USF Physics and Astronomy Colloquium Series

The Physics and Astronomy Colloquia at the University of San Francisco are talks given by invited research scientists, on topics of current interest. The Physics Colloquium Series has been in place since 1994.

All colloquia typically start at 3:30, and will have light refreshments served. Colloquia take place in CS 303, unless otherwise noted.


Professor Douglas Osheroff (middle), 1996 Nobel Laureate in Physics, appears here on the occasion of his colloquium at USF, flanked by Professors Camblong (left) and Camperi (right).


Fall 2014 Colloquium Series

September 10, 2014 - Dr. Rena Zieve

"Uniaxial Pressure Measurements of Layered Superconductors"

3:30-5:00 in LCSI 303

A major challenge in condensed matter physics is how to determine the electrical and magnetic behavior of a material based on its crystal structure. Applying pressure can be a useful tool, since it produces slight changes in the atomic positions, which can then be compared to effects on the physical properties.  I will describe a pressure apparatus that applies force to a solid sample along a particular direction.  We have used this uniaxial pressure technique to study several materials, particularly superconductors with a layered crystal structure. These samples respond very differently to pressure applied within or perpendicular to the layers. I will explain how our measurements relate to the goal of achieving higher-temperature superconductors.


Professor Zieve works in experimental low-temperature physics. Her two main efforts are on the phase diagrams of families of unconventional superconductors, and the motion of quantized vortices in superfluid helium. Her PhD, completed at UC Berkeley in 1992, involved building a rotating microKelvin refrigerator and using it to measure quantized circulation in superfluid 3He. She joined the UC Davis faculty in 1996, after postdoctoral work at the University of Chicago and Yale. She is now the physics department's Vice-Chair for Graduate Affairs and also directs its Research Experience for Undergraduates program.


September 17, 2014 - Dr. Christopher McKay

"The Search for Life on Other Planets, with an Update from the Mars Curiosity Rover"

3:30-5:00 in LCSI 303

 The Mars Curiosity Rover has been operating on in Gale Crater for over 500 days. I will present our current status on the search for organics and the prospects for determining the habitability of the site. If we find organics on Mars, the next challenge will be to determine if they are of biological or non-biological origin. There are other worlds in the Solar System that are also of keen interest in the search for life: my favorite is Enceladus, a small moon of Saturn.


Chris is a research scientist with the NASA Ames Research Center. His current research focuses on the evolution of the solar system and the origin of life. He is also actively involved in planning for future Mars missions including human exploration.  Chris been involved in research in Mars-like environments on Earth, traveling to the Antarctic dry valleys, Siberia, the Canadian Arctic, and the Atacama, Namib, & Sahara deserts to study life in these Mars-like environments.  He was a co-investigator on the Huygens probe to Saturn’s moon Titan in 2005, the Mars Phoenix lander mission in 2008, and the current Mars Science Laboratory mission (2012).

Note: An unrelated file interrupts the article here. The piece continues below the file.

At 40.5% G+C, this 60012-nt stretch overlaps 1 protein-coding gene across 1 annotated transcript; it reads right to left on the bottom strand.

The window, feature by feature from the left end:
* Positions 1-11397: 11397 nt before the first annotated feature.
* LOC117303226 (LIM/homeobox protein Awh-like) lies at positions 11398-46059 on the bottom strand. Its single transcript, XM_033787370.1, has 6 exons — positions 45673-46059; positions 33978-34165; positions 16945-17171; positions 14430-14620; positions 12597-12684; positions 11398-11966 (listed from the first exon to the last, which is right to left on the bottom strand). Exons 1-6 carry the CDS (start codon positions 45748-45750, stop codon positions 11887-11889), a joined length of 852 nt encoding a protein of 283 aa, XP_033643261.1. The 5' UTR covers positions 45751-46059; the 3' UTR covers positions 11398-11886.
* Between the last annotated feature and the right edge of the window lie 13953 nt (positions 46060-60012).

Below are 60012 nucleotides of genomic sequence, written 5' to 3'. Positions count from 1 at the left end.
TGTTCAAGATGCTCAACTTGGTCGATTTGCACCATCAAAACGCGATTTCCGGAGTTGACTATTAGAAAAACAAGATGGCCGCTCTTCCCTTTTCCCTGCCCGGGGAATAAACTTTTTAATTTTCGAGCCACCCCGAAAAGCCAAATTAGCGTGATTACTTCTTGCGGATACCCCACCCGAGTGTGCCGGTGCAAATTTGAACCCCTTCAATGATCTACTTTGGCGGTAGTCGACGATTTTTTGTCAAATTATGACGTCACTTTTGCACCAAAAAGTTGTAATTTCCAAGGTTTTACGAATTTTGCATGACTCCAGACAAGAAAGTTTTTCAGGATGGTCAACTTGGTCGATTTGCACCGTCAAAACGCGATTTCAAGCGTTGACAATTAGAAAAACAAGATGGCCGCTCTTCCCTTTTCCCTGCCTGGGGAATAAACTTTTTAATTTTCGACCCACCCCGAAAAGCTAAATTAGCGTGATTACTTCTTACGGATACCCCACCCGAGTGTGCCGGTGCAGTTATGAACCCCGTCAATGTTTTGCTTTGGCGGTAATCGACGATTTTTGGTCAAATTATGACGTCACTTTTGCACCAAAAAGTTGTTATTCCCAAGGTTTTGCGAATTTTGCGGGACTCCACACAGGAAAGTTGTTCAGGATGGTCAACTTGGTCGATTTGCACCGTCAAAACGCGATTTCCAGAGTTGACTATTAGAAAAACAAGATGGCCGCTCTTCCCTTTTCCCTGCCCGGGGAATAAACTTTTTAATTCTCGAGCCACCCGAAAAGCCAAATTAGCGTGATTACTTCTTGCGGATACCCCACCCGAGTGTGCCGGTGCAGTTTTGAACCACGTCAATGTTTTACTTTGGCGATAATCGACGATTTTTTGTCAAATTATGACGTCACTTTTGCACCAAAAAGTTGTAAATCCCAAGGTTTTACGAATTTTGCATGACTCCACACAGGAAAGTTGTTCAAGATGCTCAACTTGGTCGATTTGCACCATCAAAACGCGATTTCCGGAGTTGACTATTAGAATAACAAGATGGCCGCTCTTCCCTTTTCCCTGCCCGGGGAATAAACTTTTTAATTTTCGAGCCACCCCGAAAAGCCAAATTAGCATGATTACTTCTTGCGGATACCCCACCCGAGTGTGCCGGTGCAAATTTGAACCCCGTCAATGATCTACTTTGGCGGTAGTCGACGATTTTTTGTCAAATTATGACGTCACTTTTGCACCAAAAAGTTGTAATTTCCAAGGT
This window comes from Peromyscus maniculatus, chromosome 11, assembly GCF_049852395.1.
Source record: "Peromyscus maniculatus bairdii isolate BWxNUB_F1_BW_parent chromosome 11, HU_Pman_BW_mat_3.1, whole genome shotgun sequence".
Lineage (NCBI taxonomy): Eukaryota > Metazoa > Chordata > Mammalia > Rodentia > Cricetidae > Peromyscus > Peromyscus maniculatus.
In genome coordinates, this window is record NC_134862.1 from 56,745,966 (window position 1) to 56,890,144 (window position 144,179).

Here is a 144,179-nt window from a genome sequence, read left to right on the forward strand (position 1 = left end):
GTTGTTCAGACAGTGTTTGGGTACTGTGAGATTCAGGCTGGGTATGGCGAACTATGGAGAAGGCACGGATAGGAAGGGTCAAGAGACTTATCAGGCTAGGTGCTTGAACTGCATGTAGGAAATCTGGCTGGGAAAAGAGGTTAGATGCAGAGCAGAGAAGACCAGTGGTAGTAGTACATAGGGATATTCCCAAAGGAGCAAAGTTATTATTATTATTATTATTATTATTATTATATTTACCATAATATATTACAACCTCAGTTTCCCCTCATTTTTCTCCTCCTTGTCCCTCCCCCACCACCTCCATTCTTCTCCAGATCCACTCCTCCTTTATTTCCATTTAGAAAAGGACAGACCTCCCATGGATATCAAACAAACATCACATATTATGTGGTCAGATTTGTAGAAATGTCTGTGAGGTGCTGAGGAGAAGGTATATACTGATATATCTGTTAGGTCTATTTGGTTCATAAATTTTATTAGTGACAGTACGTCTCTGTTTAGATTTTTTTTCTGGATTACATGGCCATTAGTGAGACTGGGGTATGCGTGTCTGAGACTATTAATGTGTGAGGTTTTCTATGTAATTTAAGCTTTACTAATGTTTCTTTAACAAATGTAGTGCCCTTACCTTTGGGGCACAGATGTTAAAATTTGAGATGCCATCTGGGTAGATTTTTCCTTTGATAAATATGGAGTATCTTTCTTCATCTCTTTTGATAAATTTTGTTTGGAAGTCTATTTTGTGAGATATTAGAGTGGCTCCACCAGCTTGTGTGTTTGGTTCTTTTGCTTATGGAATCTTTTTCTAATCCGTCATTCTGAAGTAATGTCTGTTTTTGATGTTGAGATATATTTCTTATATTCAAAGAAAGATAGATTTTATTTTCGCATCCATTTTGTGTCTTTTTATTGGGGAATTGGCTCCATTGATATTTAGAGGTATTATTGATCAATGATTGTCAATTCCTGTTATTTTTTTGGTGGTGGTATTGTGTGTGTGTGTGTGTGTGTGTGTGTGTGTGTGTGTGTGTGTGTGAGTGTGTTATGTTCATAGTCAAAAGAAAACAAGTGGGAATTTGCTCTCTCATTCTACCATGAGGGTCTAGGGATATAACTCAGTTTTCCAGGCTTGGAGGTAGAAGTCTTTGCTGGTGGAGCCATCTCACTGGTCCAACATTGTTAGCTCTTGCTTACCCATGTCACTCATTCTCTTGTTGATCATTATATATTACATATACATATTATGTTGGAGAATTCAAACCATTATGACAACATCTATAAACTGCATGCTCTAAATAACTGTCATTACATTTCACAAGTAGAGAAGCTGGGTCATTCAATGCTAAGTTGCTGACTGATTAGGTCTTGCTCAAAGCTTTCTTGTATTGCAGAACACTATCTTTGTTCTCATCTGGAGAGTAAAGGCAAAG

September 24, 2014 - Dr. Pehr Harbury

"Another Look at the Double Helix: Ensembles and Fluctuations"

3:30-5:00 in LCSI 303

Precisely measuring the ensemble of conformers that a macromolecule populates in solution is highly challenging. Thus, it has been difficult to confirm or falsify the predictions of nanometer-scale dynamical modeling. Conformational fluctuations lie at the heart of almost all biological function, yet are largely invisible to modern biophysics. To explore ensembles, we have developed and applied an X-ray interferometry technique. We measure instantaneous distance distribution between pairs of gold-nanocrystal probes conjugated to a macromolecule in solution. The data provide a spatial accuracy matching that of X-ray crystallography. As a benchmarking experiment, we have probed the solution structure and thermally-driven fluctuations of B-form DNA on a length scale comparable to a protein-binding site. It was not previously possible to test the canonical linear elastic-rod model of DNA by observing the nanometer-scale bending and twisting of the helix. The structure and elastic properties we measured are in striking agreement with values derived from DNA–protein crystal structures and measured by force spectroscopy. There were two unexpected observations, however. The data suggest the existence of cooperative stretching in DNA, and also reveal a nonlinearity in its torsional rigidity. 

Dr. Harbury is an Associate Professor of Biochemistry at Stanford University and a member of the Stanford Cancer Institute. He completed his Ph.D. in Biological Chemistry at Harvard Medical School in 1994. His laboratory's innovative work in engineering proteins and elucidating the functional role of their structures, shapes and fluctuations has won support and recognition from the NIH, the MacArthur Foundation, the Lucille Packard Charitable Trust, and many other organizations.



October 8, 2014 - Dr. K. Aurelia Ball

"Amyloid-beta & Alzheimer's Disease: Using Physics to Reveal a Toxic Protein's Elusive Structure"

3:30-5:00 in LCSI 303

Alzheimer’s Disease is characterized by large toxic fibrils and plaques in the brain.  Amyloid-beta, a small, naturally occurring protein, is a major component of these fibrils and plaques.  In order to understand the formation of the toxic forms of the protein, we would like to have a picture of Amyloid-beta in the free state, when not part of these fibrils or smaller aggregates.  This is particularly difficult because, unlike most proteins which adopt a single, well-folded structure, Amyloid-beta is very flexible and constantly changes shape.  However, we can use a combination of physics-based computer simulations and biological NMR spectroscopy to understand Amyloid-beta structure and how this structure may influence toxicity and disease.